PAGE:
Engineering Electricity

Creativity, curiosity hallmarks of the team of engineers powering Texas


Company engineers often participate in educational outreach to encourage student interest in science and technology. These Franklin ISD students toured Luminant’s Kosse Mine to check out career opportunities in mining.

Company engineers often participate in educational outreach to encourage student interest in science and technology. These Franklin ISD students recently toured Luminant’s Kosse Mine to check out career opportunities in mining.

Imagination may not be the first thing that comes to mind when we think about engineers. But maybe it should be.

“Some people find this surprising, but you have to tap into your creative side as an engineer,” says Carlos Munoz, an engineer at Luminant’s Oak Grove power plant. “My typical day involves problem solving. You just never know if they’re going to be small or big problems. These requests can vary from installing isolation valves to major structural updates. I never know what’s coming my way; that’s what makes my job fun. Every day is a good day to learn something new.”

Munoz is one of hundreds of engineers whose innovative, resourceful approach is critical to our companies’ job of safely and reliably powering Texas homes and businesses. They have backgrounds in a wide range of engineering disciplines, including civil, electrical, environmental, geology, geosciences, mechanical, mining, nuclear, process, production, quality and safety.

Hank Stafford said he sees his engineering experience and education at work in his role as a senior manager for revenue operations at TXU Energy.

“As an engineer, you have to think about impacts to a system from multiple perspectives – how it may be affected by vibration, temperature, moisture, etc.,” says Stafford, who earned a bachelor’s degree in mechanical engineering from Georgia Tech. “In my current role, I have to think about policies and processes and consider how they affect the business and customers and others.”

Stafford adds that his engineering focus on such things as root cause analysis, reducing variability and determining the edge of capacity for structures and systems help him to contribute to the company’s focus on delivering consistent and high quality customer experiences.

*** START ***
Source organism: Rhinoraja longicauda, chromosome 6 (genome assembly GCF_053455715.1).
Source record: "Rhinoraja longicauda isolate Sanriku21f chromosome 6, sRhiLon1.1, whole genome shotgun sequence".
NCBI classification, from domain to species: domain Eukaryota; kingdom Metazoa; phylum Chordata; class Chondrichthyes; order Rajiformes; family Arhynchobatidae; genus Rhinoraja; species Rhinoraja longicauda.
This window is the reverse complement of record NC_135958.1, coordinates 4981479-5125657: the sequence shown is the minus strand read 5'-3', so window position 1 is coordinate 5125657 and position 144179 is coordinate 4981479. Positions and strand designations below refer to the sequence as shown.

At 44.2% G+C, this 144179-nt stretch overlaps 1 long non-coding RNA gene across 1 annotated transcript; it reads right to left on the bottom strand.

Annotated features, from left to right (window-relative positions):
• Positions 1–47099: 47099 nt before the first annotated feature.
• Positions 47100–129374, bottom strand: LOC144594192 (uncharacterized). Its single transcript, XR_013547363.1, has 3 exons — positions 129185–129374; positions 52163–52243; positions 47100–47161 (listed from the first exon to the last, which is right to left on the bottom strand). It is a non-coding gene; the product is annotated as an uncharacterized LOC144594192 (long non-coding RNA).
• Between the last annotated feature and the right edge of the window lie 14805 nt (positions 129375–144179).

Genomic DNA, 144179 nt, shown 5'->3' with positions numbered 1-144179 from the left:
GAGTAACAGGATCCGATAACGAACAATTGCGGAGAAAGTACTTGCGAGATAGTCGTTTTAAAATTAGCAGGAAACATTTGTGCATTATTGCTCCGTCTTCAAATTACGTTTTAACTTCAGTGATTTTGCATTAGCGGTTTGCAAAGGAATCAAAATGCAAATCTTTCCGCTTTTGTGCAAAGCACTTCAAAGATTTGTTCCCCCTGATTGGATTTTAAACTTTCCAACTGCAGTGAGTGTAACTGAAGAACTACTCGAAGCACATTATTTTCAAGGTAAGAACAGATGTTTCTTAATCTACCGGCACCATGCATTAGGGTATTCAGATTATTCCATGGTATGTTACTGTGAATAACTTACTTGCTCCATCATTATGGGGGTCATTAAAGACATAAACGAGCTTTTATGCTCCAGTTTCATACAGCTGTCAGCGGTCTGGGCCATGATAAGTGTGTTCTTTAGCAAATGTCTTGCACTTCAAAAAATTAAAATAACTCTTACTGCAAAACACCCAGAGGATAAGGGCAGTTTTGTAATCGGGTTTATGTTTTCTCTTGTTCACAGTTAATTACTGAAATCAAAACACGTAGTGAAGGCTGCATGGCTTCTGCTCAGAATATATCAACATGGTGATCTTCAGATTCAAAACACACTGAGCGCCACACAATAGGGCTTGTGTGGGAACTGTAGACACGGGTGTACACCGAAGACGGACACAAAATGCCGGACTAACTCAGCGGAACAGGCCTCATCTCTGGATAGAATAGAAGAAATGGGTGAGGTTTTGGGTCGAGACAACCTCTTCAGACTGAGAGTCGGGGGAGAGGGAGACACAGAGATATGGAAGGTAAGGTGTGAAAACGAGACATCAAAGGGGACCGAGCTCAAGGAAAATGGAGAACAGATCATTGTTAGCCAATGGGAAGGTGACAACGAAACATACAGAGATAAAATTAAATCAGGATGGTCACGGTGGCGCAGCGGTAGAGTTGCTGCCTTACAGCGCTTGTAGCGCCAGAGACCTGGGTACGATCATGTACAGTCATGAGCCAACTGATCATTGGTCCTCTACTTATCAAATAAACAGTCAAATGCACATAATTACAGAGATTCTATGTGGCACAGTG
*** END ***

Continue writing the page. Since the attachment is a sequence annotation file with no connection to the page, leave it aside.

John Geary, president of 4Change Energy, earned a bachelor of science in engineering from the University of Michigan in 1989 with an emphasis in industrial and operations engineering. He calls his engineering education invaluable.

“I learned to be comfortable working with large amounts of data, finding patterns and outliers and identifying cause-and-effect relationships in data,” Geary says. “It taught me how to think through processes and interconnections, such as, ‘If A happens that will cause B to occur, which results in C and D.’ I use these skills in my job all the time.”

Companies across the country are seeing a growing need for engineers: the U.S. Bureau of Labor Statistics predicts Texas alone will need to fill more than 750,000 STEM (science, technology, engineering and mathematics) jobs by 2018. In support of future engineers and the diverse range of skills they’ll bring to our companies, EFH CEO John Young, himself an engineer, has long encouraged students to continue taking challenging math and science classes. Educational outreach also is an essential part of Luminant’s community involvement, including participating in school science fairs to encourage creativity and critical thinking, awarding meaningful internships to engineering students, inviting students to conduct real-world research alongside our professionals, and sending enthusiastic engineers to career days to get kids excited about science.

So just how do engineers help provide safe, reliable power to generate electricity? Take a look…

Crystal Turner
Mine Planning Engineer

Adit Garg
Plant Operations Shift Supervisor

Erin Fischer
Nuclear Motor Component Specialist

Cliff Watson
Plant Director

Rob Daniels
Nuclear Unit Supervisor

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